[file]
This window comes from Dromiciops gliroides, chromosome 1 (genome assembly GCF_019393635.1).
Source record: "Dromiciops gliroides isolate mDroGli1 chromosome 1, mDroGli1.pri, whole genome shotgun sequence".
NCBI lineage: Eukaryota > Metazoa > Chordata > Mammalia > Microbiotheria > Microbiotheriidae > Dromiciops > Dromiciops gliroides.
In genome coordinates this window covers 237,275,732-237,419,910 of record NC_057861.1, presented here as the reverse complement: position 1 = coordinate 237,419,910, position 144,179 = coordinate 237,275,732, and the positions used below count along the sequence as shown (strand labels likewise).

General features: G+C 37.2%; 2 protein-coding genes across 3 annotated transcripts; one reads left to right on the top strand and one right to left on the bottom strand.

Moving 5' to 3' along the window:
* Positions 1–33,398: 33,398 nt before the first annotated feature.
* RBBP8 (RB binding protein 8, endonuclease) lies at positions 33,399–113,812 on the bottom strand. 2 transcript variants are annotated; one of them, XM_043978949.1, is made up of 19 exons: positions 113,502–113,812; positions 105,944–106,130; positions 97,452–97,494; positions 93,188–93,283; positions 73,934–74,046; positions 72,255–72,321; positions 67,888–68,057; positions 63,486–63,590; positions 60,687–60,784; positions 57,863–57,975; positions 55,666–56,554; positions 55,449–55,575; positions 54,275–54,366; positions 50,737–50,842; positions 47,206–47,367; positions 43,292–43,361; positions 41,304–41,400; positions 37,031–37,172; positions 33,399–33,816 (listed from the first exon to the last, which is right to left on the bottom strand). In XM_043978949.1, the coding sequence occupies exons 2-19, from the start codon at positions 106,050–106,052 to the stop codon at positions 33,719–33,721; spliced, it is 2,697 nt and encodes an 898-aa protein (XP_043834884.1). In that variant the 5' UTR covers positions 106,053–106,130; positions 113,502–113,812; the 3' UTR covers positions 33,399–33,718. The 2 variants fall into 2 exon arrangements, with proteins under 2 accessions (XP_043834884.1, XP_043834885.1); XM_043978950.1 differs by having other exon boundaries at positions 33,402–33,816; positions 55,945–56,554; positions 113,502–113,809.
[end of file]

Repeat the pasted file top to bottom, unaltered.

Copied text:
This window comes from Dromiciops gliroides, chromosome 1 (genome assembly GCF_019393635.1).
Source record: "Dromiciops gliroides isolate mDroGli1 chromosome 1, mDroGli1.pri, whole genome shotgun sequence".
NCBI lineage: Eukaryota > Metazoa > Chordata > Mammalia > Microbiotheria > Microbiotheriidae > Dromiciops > Dromiciops gliroides.
In genome coordinates this window covers 237,275,732-237,419,910 of record NC_057861.1, presented here as the reverse complement: position 1 = coordinate 237,419,910, position 144,179 = coordinate 237,275,732, and the positions used below count along the sequence as shown (strand labels likewise).

General features: G+C 37.2%; 2 protein-coding genes across 3 annotated transcripts; one reads left to right on the top strand and one right to left on the bottom strand.

Moving 5' to 3' along the window:
* Positions 1–33,398: 33,398 nt before the first annotated feature.
* RBBP8 (RB binding protein 8, endonuclease) lies at positions 33,399–113,812 on the bottom strand. 2 transcript variants are annotated; one of them, XM_043978949.1, is made up of 19 exons: positions 113,502–113,812; positions 105,944–106,130; positions 97,452–97,494; positions 93,188–93,283; positions 73,934–74,046; positions 72,255–72,321; positions 67,888–68,057; positions 63,486–63,590; positions 60,687–60,784; positions 57,863–57,975; positions 55,666–56,554; positions 55,449–55,575; positions 54,275–54,366; positions 50,737–50,842; positions 47,206–47,367; positions 43,292–43,361; positions 41,304–41,400; positions 37,031–37,172; positions 33,399–33,816 (listed from the first exon to the last, which is right to left on the bottom strand). In XM_043978949.1, the coding sequence occupies exons 2-19, from the start codon at positions 106,050–106,052 to the stop codon at positions 33,719–33,721; spliced, it is 2,697 nt and encodes an 898-aa protein (XP_043834884.1). In that variant the 5' UTR covers positions 106,053–106,130; positions 113,502–113,812; the 3' UTR covers positions 33,399–33,718. The 2 variants fall into 2 exon arrangements, with proteins under 2 accessions (XP_043834884.1, XP_043834885.1); XM_043978950.1 differs by having other exon boundaries at positions 33,402–33,816; positions 55,945–56,554; positions 113,502–113,809.